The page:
Both extrauterine and intrauterine growth restriction impair renal function in children born very preterm

Kidney Int. 2009 Aug;76(4):445-52. doi: 10.1038/ki.2009.201. Epub 2009 Jun 10.


A single-center prospective cohort study was designed to identify alterations of renal function during childhood in children born prematurely. A cohort of 143 such babies born over a 4-year period (birth weight less than 1000 g and/or less than 30 weeks of gestation) was prospectively included at birth. A mailing was sent to all parents to propose renal evaluation. Among the 50 included children, 23 had intra-uterine and 16 had extrauterine growth retardation. When comparing both of these groups to 11 children with appropriate pre- and postnatal growth at a mean follow-up of 7.6 years, both groups of growth-restricted children had slightly but significantly lower glomerular filtration rates, measured by inulin clearance, although both groups were still within the normal range for their ages. There were no differences for other renal parameters, neonatal therapies or complications, except for postnatal corticosteroid exposure. Children with extrauterine growth restriction were found to have significantly lower protein-energy intake during their first week of life than the intrauterine growth-restricted or the normotrophic children. Our study found that children with either intra- or extrauterine growth retardation are at risk of decreased glomerular filtration rates during childhood. Extrauterine growth restriction represents a new risk factor for long-term renal impairment in premature children.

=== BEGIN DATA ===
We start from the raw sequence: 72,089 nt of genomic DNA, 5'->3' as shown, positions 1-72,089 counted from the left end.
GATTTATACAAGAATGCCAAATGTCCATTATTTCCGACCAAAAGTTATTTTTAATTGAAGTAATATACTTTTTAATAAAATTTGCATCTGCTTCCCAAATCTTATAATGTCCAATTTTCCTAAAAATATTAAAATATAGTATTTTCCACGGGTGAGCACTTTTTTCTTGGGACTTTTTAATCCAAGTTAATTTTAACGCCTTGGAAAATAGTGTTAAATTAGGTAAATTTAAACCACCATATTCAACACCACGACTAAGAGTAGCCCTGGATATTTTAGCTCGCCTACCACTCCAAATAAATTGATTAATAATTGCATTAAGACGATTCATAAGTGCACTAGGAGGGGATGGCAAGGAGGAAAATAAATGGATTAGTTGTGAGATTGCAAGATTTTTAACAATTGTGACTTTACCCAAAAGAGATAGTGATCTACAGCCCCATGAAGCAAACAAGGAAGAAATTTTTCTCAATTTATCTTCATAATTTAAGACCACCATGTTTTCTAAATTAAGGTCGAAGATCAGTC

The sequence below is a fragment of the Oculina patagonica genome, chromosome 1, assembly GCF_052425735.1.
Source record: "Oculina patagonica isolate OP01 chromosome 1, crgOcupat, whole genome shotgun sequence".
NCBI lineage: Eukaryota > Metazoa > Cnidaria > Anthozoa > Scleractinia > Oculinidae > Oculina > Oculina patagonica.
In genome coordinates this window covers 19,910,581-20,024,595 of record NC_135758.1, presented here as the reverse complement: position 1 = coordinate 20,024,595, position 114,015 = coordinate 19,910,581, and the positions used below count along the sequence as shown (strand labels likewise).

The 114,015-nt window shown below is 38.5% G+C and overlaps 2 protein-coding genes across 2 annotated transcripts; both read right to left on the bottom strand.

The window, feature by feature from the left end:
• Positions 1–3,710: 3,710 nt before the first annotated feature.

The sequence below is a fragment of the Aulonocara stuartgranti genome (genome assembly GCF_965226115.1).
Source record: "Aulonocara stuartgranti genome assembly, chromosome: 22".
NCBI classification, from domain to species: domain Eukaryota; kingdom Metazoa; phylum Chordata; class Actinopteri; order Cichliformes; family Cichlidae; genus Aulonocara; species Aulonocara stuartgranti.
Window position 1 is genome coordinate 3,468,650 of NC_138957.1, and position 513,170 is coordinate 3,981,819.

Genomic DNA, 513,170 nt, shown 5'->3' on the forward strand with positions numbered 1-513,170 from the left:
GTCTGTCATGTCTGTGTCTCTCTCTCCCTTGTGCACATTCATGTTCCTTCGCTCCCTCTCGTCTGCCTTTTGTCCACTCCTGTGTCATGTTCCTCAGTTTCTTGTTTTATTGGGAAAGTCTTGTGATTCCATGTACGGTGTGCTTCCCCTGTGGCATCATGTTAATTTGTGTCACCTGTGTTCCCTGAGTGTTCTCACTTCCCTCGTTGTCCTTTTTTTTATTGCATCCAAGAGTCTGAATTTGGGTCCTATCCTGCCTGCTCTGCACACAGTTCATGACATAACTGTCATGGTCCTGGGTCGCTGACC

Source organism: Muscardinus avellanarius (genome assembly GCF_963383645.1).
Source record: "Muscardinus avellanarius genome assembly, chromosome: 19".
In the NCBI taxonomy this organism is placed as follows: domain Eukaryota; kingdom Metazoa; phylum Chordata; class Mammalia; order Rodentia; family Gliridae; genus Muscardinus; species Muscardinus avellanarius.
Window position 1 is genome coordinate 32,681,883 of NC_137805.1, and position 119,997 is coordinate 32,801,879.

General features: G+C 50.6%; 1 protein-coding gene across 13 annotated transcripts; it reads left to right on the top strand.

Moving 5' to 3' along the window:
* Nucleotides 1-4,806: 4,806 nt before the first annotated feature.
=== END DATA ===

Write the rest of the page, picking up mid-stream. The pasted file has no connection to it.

Publication types

  • Research Support, Non-U.S. Gov't

MeSH terms

  • Birth Weight
  • Cohort Studies
  • Energy Intake
  • Female
  • Fetal Growth Retardation / physiopathology*
  • Follow-Up Studies
  • Gestational Age
  • Glomerular Filtration Rate*
  • Growth Disorders / physiopathology*
  • Humans
  • Infant, Newborn
  • Infant, Premature / growth & development
  • Kidney / physiopathology*
  • Male
  • Pregnancy
  • Prospective Studies